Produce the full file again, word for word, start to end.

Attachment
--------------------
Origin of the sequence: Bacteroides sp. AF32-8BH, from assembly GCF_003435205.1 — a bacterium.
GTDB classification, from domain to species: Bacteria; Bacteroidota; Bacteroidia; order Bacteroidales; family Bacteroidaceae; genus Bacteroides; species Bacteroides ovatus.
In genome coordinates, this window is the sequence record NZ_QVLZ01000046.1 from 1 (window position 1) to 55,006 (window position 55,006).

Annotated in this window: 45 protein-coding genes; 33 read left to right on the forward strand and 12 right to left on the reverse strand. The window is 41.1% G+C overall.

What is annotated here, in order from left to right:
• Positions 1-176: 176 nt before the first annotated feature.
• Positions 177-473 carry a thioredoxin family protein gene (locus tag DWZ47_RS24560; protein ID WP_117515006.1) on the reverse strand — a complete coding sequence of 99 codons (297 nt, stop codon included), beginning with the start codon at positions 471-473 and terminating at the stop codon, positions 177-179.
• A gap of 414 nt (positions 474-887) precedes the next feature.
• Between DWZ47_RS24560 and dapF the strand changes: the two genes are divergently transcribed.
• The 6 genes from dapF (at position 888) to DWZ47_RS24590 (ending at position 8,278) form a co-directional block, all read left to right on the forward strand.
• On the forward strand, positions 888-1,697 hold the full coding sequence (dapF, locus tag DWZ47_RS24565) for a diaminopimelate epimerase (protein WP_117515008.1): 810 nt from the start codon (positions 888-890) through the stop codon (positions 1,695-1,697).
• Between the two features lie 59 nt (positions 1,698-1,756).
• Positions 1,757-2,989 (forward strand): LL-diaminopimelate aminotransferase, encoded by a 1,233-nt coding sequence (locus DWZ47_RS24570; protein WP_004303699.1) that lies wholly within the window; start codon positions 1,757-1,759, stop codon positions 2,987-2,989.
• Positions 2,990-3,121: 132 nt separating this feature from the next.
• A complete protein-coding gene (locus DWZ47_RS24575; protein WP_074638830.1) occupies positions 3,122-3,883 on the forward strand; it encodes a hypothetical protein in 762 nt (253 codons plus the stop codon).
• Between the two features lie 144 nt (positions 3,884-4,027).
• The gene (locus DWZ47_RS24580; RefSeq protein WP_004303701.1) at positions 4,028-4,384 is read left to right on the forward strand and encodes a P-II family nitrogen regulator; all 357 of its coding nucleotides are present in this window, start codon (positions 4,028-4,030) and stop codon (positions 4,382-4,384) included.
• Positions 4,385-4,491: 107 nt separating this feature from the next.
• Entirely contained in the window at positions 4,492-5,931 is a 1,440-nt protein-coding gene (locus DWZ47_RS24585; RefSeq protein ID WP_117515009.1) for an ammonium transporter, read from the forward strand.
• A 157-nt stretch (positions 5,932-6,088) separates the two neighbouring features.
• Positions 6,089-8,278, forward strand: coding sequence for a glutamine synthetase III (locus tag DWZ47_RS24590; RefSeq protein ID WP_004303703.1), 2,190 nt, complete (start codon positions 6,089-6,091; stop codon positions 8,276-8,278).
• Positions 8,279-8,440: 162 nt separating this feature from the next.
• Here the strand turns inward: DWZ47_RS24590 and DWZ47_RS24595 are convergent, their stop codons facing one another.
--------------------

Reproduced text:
Origin of the sequence: Bacteroides sp. AF32-8BH, from assembly GCF_003435205.1 — a bacterium.
GTDB classification, from domain to species: Bacteria; Bacteroidota; Bacteroidia; order Bacteroidales; family Bacteroidaceae; genus Bacteroides; species Bacteroides ovatus.
In genome coordinates, this window is the sequence record NZ_QVLZ01000046.1 from 1 (window position 1) to 55,006 (window position 55,006).

Annotated in this window: 45 protein-coding genes; 33 read left to right on the forward strand and 12 right to left on the reverse strand. The window is 41.1% G+C overall.

What is annotated here, in order from left to right:
• Positions 1-176: 176 nt before the first annotated feature.
• Positions 177-473 carry a thioredoxin family protein gene (locus tag DWZ47_RS24560; protein ID WP_117515006.1) on the reverse strand — a complete coding sequence of 99 codons (297 nt, stop codon included), beginning with the start codon at positions 471-473 and terminating at the stop codon, positions 177-179.
• A gap of 414 nt (positions 474-887) precedes the next feature.
• Between DWZ47_RS24560 and dapF the strand changes: the two genes are divergently transcribed.
• The 6 genes from dapF (at position 888) to DWZ47_RS24590 (ending at position 8,278) form a co-directional block, all read left to right on the forward strand.
• On the forward strand, positions 888-1,697 hold the full coding sequence (dapF, locus tag DWZ47_RS24565) for a diaminopimelate epimerase (protein WP_117515008.1): 810 nt from the start codon (positions 888-890) through the stop codon (positions 1,695-1,697).
• Between the two features lie 59 nt (positions 1,698-1,756).
• Positions 1,757-2,989 (forward strand): LL-diaminopimelate aminotransferase, encoded by a 1,233-nt coding sequence (locus DWZ47_RS24570; protein WP_004303699.1) that lies wholly within the window; start codon positions 1,757-1,759, stop codon positions 2,987-2,989.
• Positions 2,990-3,121: 132 nt separating this feature from the next.
• A complete protein-coding gene (locus DWZ47_RS24575; protein WP_074638830.1) occupies positions 3,122-3,883 on the forward strand; it encodes a hypothetical protein in 762 nt (253 codons plus the stop codon).
• Between the two features lie 144 nt (positions 3,884-4,027).
• The gene (locus DWZ47_RS24580; RefSeq protein WP_004303701.1) at positions 4,028-4,384 is read left to right on the forward strand and encodes a P-II family nitrogen regulator; all 357 of its coding nucleotides are present in this window, start codon (positions 4,028-4,030) and stop codon (positions 4,382-4,384) included.
• Positions 4,385-4,491: 107 nt separating this feature from the next.
• Entirely contained in the window at positions 4,492-5,931 is a 1,440-nt protein-coding gene (locus DWZ47_RS24585; RefSeq protein ID WP_117515009.1) for an ammonium transporter, read from the forward strand.
• A 157-nt stretch (positions 5,932-6,088) separates the two neighbouring features.
• Positions 6,089-8,278, forward strand: coding sequence for a glutamine synthetase III (locus tag DWZ47_RS24590; RefSeq protein ID WP_004303703.1), 2,190 nt, complete (start codon positions 6,089-6,091; stop codon positions 8,276-8,278).
• Positions 8,279-8,440: 162 nt separating this feature from the next.
• Here the strand turns inward: DWZ47_RS24590 and DWZ47_RS24595 are convergent, their stop codons facing one another.